As some of you may be aware, Netflix have recently released their chilling original featuring Lily Collins “To The Bone” – a film opening the discussion of eating disorders. The main plot of the film is centred around Ellen, a 20 year old college drop out battling a severe case of anorexia.
After failing to stick to an inpatient programme, Ellen’s step-mother takes her to see Dr. Beckham who suggests she starts his inpatient programme, something which Ellen isn’t too keen on. Whilst making progress at the house, Ellen learns that another patient, has suffered a traumatic miscarriage. Something that sends Ellen into a spin and which leads to her running away.
Close to death, Ellen runs to her mother in Phoenix. Upon her arrival, her mum recognises that she is guilty for not always being there for Ellen (who has now changed her name to Eli), after suffering postnatal depression and suggests that she takes things back to basics and feeds Eli with a baby bottle and rock her like a baby, to almost try and patch over the problems.
That night her mother expresses guilt for the postpartum depression she had after giving birth to Ellen and suggests that she might try feeding Eli with a bottle while rocking her to help solve both their issues. Eli finds the idea strange, but after her mother tells her that she accepts if she chooses death, she decides to go along with the idea and allows herself to be rocked while her mother feeds her rice milk from a bottle.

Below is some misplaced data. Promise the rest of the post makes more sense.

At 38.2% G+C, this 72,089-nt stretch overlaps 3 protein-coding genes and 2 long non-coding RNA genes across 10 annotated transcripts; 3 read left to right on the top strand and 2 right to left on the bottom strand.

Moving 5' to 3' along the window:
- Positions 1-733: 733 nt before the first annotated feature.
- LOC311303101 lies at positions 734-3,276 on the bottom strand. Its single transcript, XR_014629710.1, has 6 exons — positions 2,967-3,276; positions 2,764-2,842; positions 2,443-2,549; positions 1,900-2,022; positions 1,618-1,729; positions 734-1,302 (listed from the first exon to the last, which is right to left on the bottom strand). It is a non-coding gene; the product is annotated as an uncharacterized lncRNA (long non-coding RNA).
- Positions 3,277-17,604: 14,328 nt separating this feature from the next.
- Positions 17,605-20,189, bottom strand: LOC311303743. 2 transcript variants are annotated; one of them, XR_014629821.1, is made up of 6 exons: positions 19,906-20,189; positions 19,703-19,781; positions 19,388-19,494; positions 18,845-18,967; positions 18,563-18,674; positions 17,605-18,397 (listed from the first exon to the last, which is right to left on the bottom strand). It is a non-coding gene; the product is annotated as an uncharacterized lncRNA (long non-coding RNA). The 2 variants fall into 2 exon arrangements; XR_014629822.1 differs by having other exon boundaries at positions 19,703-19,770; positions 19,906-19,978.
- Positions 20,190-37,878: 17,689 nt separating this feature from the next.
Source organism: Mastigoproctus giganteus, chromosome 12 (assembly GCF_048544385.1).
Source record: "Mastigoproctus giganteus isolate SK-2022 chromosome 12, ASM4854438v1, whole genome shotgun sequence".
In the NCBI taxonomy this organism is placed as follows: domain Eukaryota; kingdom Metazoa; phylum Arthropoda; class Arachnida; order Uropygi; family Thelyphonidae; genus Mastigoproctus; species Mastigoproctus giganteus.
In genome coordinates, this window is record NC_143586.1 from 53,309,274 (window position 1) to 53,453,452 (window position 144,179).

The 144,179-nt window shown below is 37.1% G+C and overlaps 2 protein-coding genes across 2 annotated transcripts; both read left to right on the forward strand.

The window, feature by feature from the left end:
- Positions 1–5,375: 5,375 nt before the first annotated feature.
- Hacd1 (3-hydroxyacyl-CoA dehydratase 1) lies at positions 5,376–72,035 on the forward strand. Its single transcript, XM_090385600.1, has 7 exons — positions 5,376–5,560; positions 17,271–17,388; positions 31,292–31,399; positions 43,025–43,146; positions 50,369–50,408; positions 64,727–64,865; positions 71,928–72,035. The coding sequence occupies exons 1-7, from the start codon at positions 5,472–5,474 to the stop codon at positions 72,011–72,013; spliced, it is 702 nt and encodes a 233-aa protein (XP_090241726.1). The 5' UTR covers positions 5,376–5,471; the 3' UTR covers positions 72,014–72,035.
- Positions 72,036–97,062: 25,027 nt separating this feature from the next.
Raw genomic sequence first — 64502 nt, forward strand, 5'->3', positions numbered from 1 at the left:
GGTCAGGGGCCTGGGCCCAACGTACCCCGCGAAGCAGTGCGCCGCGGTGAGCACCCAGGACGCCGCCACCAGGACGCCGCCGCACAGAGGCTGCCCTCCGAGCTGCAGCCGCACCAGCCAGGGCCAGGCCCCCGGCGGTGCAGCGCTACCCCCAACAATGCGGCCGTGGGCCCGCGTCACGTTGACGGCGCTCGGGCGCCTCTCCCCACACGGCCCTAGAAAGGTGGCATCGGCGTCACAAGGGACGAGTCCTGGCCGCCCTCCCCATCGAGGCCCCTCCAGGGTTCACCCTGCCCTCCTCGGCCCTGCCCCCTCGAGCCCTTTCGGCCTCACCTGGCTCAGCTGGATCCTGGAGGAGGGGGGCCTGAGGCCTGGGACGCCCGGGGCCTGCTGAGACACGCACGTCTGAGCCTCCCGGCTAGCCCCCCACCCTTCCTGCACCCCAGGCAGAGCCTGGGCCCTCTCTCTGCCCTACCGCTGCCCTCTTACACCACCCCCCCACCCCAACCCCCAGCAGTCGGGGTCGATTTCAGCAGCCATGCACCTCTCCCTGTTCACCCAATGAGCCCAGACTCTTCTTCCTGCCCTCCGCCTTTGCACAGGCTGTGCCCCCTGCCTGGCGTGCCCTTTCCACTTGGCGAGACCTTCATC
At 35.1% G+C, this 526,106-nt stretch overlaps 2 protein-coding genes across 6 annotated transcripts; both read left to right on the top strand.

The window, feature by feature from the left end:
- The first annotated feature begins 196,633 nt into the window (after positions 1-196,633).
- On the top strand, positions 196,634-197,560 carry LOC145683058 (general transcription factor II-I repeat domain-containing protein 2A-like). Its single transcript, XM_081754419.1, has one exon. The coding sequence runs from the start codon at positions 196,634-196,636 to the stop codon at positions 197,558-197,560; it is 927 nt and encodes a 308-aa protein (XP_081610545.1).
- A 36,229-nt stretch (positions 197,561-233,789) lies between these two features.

Whilst watching the film, I noticed some similarities between Eli and I. Both of us battled anorexia and behaved in similar ways, initially denying any help. Measuring our arms by putting our hands around the top of our biceps and seeing if our hands could wrap around them. Something which I done on a regular basis. Eli also wore a lot of baggy clothes, something which I did. I constantly wore hoodies, larger t-shirts and jeans that were too big for me. I had to put extra holes in a belt just to wear jeans. I was wearing jeans that were 32inches to start with, then 30inches and then 28inches, which at one point was still too big.
There has been a lot of negativity surrounding To The Bone, claiming that it is a false representation but in my eyes, I have never seen something more accurate. I connected with the film and it felt as though I was watching another persons life, not a film.
I don’t think the film “glamourises” eating disorders. I find that statement absolutely disgusting if I’m honest. Nobody really knows what it is like to battle anorexia unless they have been in that position.
The film focuses on gender in eating disorders, yet society doesn’t really talk about men suffering from eating disorders. Something which I want to change. A former friend of mine once told me that I only spoke about my battle with anorexia for ‘attention’. ATTENTION. How insensitive and cruel can somebody be? I never once spoke about it for attention. My only intention was to raise awareness of this killer.
I originally intended on sharing my opinion in a video but to be honest, I didn’t know how to speak about it, I felt more comfortable writing about it.
If you want to read more about my story, you can view my publication with ITV here.
If you or anybody you know may be suffering from an eating disorder, please know that the two charities below can offer help and support. Or alternatively, contact your GP, a friend, family member or contact me via social media or through the contact form on here.